It goes without saying that a driver needs to be able to see well in order to drive safely. Because of this, there are certain laws and rules that govern the quality that a vehicle’s windshield must be in. Cracks occurring in windshields are sometimes not allowed, but they sometimes are. Where the crack occurs, the severity of the crack, and the state that you are driving in determine whether or not the windshield needs to be replaced.
Cracked windshield laws are some of the more important rules of the road, because they make sure that drivers have a clear and safe view from their vehicle. However, cracks and chips are not the only windshield problems that drivers need to be concerned with. There are other windshield laws that govern what objects can be on the windshield, what tints are allowed, among other things.
The windshield rules and regulations vary depending on what state your vehicle is in, so it’s imperative that you learn about your local cracked windshield laws. This not only helps ensure that you drive in safe vehicle conditions, but it can keep you from getting a pricey fix-it ticket. To make sure that you are familiar with all of the windshield laws in your state, check out our state-by-state guide.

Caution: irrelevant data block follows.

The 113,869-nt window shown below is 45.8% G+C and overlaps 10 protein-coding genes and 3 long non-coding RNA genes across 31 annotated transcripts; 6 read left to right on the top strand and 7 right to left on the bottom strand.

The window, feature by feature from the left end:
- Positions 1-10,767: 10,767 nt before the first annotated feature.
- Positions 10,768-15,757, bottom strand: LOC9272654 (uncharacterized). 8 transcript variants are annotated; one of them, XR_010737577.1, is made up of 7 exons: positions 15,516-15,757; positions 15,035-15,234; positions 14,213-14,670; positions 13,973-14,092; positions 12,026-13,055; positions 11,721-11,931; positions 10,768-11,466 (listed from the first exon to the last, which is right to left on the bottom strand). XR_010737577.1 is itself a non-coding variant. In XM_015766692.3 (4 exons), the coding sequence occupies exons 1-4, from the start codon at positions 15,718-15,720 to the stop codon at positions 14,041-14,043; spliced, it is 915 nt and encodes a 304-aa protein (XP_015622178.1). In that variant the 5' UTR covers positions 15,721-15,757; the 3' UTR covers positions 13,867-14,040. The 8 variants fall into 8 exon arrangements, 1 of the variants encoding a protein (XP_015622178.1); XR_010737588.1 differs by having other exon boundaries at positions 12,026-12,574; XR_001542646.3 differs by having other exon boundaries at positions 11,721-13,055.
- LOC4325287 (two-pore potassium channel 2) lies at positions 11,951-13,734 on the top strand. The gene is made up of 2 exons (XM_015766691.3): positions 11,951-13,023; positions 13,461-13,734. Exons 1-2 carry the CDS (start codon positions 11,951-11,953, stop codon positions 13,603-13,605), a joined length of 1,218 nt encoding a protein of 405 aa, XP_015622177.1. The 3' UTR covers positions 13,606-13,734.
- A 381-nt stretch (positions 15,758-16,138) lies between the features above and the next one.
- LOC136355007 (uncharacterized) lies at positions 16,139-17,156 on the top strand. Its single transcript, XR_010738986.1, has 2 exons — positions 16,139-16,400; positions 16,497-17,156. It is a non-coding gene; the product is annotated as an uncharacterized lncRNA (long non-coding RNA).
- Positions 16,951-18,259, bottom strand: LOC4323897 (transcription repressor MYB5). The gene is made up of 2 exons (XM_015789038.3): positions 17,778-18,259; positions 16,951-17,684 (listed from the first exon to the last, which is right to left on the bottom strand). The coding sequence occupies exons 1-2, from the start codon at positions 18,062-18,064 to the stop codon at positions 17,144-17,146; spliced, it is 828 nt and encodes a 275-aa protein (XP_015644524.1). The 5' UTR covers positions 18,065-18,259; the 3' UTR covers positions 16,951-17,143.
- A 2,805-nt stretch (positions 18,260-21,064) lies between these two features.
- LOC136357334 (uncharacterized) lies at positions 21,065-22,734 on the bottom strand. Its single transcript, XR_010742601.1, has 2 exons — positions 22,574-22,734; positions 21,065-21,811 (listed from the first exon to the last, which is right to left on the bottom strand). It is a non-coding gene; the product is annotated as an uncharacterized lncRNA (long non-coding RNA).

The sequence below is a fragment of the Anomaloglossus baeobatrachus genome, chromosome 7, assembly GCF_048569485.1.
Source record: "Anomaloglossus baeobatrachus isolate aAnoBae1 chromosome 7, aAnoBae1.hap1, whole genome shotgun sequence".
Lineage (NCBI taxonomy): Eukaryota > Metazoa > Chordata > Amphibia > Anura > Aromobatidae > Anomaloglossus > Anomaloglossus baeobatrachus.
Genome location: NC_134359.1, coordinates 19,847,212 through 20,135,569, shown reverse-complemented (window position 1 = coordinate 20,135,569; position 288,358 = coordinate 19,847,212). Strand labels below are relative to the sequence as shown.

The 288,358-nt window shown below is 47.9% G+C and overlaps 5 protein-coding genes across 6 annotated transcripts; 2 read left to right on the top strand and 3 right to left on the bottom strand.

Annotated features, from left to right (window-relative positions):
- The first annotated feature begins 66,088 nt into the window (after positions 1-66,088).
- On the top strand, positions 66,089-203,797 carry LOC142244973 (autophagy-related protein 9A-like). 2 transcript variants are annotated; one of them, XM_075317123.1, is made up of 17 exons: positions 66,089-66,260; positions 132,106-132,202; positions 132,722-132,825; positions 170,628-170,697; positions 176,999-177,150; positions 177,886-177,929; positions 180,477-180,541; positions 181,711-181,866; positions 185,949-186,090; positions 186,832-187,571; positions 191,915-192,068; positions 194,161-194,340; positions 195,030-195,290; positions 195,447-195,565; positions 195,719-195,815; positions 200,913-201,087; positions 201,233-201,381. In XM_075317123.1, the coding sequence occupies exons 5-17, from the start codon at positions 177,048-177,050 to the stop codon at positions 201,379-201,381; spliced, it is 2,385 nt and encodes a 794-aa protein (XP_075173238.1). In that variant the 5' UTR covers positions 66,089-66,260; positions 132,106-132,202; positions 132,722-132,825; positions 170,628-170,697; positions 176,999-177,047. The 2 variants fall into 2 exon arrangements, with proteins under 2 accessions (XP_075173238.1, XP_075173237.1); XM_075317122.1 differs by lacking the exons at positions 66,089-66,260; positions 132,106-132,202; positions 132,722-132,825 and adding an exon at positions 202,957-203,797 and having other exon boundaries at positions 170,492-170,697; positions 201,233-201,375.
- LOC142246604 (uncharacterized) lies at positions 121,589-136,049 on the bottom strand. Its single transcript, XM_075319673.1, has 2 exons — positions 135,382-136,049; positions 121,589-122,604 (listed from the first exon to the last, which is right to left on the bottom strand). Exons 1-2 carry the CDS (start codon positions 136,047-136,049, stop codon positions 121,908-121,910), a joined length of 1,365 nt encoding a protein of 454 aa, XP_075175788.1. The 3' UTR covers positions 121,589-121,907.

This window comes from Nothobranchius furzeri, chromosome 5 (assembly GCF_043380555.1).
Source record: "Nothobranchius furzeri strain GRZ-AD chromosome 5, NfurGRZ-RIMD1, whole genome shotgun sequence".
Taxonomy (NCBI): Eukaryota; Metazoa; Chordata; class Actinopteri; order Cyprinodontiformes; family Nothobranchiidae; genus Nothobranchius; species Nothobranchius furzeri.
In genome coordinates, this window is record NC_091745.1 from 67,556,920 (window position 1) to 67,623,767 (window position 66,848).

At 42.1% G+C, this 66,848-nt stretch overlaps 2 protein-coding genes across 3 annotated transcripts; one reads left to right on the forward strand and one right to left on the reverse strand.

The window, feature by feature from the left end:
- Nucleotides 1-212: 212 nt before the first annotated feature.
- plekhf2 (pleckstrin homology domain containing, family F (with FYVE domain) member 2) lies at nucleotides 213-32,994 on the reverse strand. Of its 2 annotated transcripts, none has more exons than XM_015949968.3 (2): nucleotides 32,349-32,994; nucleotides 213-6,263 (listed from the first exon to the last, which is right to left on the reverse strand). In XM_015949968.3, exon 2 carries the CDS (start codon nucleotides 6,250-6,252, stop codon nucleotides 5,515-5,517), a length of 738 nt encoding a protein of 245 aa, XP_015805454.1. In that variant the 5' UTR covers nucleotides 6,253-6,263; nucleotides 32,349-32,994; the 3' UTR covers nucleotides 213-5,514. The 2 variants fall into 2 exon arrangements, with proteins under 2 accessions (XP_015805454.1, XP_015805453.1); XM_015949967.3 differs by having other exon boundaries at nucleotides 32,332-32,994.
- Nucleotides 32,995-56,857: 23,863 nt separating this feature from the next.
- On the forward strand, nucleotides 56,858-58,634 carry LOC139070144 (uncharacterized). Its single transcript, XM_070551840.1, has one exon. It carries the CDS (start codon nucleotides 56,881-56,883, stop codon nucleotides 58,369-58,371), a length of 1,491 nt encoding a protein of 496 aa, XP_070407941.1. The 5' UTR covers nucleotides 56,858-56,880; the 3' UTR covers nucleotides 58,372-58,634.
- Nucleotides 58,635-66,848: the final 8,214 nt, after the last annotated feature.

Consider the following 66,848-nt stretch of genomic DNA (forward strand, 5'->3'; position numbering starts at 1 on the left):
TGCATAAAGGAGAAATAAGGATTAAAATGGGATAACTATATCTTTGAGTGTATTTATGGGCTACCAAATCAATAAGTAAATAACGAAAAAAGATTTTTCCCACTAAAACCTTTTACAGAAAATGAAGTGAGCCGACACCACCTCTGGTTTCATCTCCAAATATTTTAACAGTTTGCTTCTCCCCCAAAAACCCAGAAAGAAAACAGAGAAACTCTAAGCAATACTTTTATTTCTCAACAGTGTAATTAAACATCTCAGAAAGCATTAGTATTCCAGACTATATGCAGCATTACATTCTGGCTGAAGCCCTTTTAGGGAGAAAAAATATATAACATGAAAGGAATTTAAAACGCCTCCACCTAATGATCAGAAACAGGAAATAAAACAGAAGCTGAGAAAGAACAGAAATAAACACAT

Cracked windshield laws in each state
- New Hampshire
- New Jersey
- New Mexico
- New York
- North Carolina
- North Dakota
- Rhode Island
- South Carolina
- South Dakota
- West Virginia
Driving with a cracked or obstructed windshield may be dangerous, and it may also leave you liable to receive an expensive ticket. Be sure to read up on your state’s windshield laws and rules, and if you have any windshield issues that require inspection, make sure to reach out to a reputable mechanic, such as the ones here at YourMechanic.
This article originally appeared on YourMechanic.com as The Guide to Cracked Windshield Laws in All States and was authored by Brady Klopfer.